In 2012, the Myanmar government and the Karen National Union signed a historic ceasefire agreement. After nearly 70 years of brutal conflict, relative peace and stability had finally come to southern Myanmar. In the Tanintharyi region, a lush, mostly untouched mountainous area on the border with Thailand, where the fighting had been fierce, the residents began to feel hope.
“The war was over. I had my life back. I felt hopeful that my children would have a good life,” said Aye Po, a 52-year-old mother of six. The formation of a nominally civilian government in the national capital, Naypyidaw, only added to the optimism.
That hope quickly began to fade. Around the time of the ceasefire, a consortium of Myanmar and Thai companies descended on Ban Chaung, a remote part of Tanintharyi, to do what years of civil war had made impossible: extract the region’s rich natural resources. The four companies, led by the Myanmar firm Mayflower Mining, had discovered coal in the area, and they secured permission to establish a 2,100-acre mine and related infrastructure.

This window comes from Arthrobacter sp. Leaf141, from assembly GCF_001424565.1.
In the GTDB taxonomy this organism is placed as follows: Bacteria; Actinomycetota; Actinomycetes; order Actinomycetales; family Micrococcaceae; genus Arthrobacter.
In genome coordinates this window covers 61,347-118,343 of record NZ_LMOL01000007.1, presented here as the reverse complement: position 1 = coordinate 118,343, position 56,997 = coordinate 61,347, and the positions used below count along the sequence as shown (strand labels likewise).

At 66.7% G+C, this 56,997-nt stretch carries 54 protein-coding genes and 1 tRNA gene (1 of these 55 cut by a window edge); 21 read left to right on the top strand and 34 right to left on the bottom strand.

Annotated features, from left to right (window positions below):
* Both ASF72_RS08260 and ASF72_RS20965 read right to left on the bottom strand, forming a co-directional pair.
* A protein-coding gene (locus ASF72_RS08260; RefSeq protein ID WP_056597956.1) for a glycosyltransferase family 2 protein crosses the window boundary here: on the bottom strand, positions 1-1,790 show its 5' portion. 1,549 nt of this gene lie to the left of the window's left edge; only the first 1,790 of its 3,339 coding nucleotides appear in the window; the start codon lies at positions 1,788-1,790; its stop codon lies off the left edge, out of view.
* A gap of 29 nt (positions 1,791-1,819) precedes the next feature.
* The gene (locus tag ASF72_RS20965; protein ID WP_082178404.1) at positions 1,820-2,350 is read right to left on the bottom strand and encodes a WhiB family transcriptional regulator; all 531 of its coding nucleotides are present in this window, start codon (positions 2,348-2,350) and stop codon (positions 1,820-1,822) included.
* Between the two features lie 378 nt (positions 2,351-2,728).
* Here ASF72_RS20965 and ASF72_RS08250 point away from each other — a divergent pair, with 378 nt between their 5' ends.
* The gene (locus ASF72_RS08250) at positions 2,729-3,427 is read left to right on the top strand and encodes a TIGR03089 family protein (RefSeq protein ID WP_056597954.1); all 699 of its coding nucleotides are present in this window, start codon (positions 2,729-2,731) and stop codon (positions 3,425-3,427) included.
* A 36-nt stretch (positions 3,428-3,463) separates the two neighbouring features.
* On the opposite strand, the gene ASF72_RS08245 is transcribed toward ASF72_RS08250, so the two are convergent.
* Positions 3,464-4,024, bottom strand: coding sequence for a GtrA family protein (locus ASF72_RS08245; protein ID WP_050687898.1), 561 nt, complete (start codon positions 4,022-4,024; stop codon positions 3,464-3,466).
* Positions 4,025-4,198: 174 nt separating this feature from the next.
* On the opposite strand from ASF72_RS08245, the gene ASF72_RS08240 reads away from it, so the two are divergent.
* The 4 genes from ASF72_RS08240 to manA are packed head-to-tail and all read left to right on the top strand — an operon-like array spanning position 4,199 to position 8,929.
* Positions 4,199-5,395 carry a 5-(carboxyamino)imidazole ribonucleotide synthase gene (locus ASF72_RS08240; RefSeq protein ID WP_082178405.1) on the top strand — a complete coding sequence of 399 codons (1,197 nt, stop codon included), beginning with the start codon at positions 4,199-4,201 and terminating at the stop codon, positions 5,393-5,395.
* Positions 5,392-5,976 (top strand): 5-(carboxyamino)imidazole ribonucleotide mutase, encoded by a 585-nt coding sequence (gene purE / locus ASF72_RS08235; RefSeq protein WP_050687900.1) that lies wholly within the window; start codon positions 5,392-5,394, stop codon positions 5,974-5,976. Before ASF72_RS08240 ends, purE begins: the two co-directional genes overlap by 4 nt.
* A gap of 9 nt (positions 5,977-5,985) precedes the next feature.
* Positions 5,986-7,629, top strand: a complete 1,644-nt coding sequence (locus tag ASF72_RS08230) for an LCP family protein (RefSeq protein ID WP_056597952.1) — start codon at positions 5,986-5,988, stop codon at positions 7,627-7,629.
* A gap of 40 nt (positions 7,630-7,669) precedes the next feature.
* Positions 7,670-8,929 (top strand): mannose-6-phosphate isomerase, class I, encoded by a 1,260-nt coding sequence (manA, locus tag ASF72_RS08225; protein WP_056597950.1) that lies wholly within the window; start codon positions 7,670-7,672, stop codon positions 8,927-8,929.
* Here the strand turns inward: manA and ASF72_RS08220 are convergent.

At no point did the companies ask people living in the area, mostly members of the Karen ethnic minority, for permission to mine their ancestral land. Rather, they lied about the project and obscured their true intentions at nearly every stage, according to community members. Among a handful of token gestures – captured in photos that appear in promotional materials – the companies distributed 80 bags of cement and contributed $575 to build a hospital.
“They came in and surveyed my land and killed my betel nut orchard. They didn’t ask for my permission. Nobody told me what was going on,” said Saw Eatze a 29-year-old farmer.
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